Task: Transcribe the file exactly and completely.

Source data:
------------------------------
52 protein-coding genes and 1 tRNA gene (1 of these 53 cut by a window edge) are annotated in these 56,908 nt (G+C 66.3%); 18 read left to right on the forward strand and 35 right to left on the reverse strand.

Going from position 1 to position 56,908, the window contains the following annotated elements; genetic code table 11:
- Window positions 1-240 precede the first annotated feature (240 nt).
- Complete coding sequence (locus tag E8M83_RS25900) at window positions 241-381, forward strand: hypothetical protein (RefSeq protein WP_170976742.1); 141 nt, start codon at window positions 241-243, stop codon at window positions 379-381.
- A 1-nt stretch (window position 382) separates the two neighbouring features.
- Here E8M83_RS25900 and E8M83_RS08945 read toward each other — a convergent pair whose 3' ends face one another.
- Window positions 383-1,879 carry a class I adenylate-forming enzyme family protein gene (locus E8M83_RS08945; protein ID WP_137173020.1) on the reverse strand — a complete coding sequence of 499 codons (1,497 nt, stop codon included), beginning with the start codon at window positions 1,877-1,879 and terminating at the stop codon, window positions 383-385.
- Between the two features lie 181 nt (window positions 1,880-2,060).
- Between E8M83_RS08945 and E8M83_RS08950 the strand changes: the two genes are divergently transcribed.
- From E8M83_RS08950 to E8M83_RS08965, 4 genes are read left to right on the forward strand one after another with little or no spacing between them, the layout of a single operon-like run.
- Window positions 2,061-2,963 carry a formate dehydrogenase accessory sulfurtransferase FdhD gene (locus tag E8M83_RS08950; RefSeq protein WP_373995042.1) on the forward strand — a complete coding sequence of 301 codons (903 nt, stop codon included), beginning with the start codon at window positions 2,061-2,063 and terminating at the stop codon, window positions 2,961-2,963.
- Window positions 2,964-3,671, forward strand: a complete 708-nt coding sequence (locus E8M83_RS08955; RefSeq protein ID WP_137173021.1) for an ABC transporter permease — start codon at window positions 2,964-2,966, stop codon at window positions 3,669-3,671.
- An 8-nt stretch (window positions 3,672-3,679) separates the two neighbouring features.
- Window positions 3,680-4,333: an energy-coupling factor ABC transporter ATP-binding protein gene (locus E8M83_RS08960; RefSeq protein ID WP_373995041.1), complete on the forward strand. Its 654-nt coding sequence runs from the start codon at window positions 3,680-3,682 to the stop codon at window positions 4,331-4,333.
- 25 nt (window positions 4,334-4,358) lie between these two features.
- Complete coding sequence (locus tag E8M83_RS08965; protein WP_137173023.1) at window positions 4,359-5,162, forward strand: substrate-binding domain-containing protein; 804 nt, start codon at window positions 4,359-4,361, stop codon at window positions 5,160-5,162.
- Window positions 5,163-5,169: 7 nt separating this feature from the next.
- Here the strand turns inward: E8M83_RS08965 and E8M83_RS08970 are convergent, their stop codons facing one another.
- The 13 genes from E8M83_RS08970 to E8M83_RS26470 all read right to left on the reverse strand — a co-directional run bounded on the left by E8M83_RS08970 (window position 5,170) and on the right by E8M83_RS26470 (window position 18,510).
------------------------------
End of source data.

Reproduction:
52 protein-coding genes and 1 tRNA gene (1 of these 53 cut by a window edge) are annotated in these 56,908 nt (G+C 66.3%); 18 read left to right on the forward strand and 35 right to left on the reverse strand.

Going from position 1 to position 56,908, the window contains the following annotated elements; genetic code table 11:
- Window positions 1-240 precede the first annotated feature (240 nt).
- Complete coding sequence (locus tag E8M83_RS25900) at window positions 241-381, forward strand: hypothetical protein (RefSeq protein WP_170976742.1); 141 nt, start codon at window positions 241-243, stop codon at window positions 379-381.
- A 1-nt stretch (window position 382) separates the two neighbouring features.
- Here E8M83_RS25900 and E8M83_RS08945 read toward each other — a convergent pair whose 3' ends face one another.
- Window positions 383-1,879 carry a class I adenylate-forming enzyme family protein gene (locus E8M83_RS08945; protein ID WP_137173020.1) on the reverse strand — a complete coding sequence of 499 codons (1,497 nt, stop codon included), beginning with the start codon at window positions 1,877-1,879 and terminating at the stop codon, window positions 383-385.
- Between the two features lie 181 nt (window positions 1,880-2,060).
- Between E8M83_RS08945 and E8M83_RS08950 the strand changes: the two genes are divergently transcribed.
- From E8M83_RS08950 to E8M83_RS08965, 4 genes are read left to right on the forward strand one after another with little or no spacing between them, the layout of a single operon-like run.
- Window positions 2,061-2,963 carry a formate dehydrogenase accessory sulfurtransferase FdhD gene (locus tag E8M83_RS08950; RefSeq protein WP_373995042.1) on the forward strand — a complete coding sequence of 301 codons (903 nt, stop codon included), beginning with the start codon at window positions 2,061-2,063 and terminating at the stop codon, window positions 2,961-2,963.
- Window positions 2,964-3,671, forward strand: a complete 708-nt coding sequence (locus E8M83_RS08955; RefSeq protein ID WP_137173021.1) for an ABC transporter permease — start codon at window positions 2,964-2,966, stop codon at window positions 3,669-3,671.
- An 8-nt stretch (window positions 3,672-3,679) separates the two neighbouring features.
- Window positions 3,680-4,333: an energy-coupling factor ABC transporter ATP-binding protein gene (locus E8M83_RS08960; RefSeq protein ID WP_373995041.1), complete on the forward strand. Its 654-nt coding sequence runs from the start codon at window positions 3,680-3,682 to the stop codon at window positions 4,331-4,333.
- 25 nt (window positions 4,334-4,358) lie between these two features.
- Complete coding sequence (locus tag E8M83_RS08965; protein WP_137173023.1) at window positions 4,359-5,162, forward strand: substrate-binding domain-containing protein; 804 nt, start codon at window positions 4,359-4,361, stop codon at window positions 5,160-5,162.
- Window positions 5,163-5,169: 7 nt separating this feature from the next.
- Here the strand turns inward: E8M83_RS08965 and E8M83_RS08970 are convergent, their stop codons facing one another.
- The 13 genes from E8M83_RS08970 to E8M83_RS26470 all read right to left on the reverse strand — a co-directional run bounded on the left by E8M83_RS08970 (window position 5,170) and on the right by E8M83_RS26470 (window position 18,510).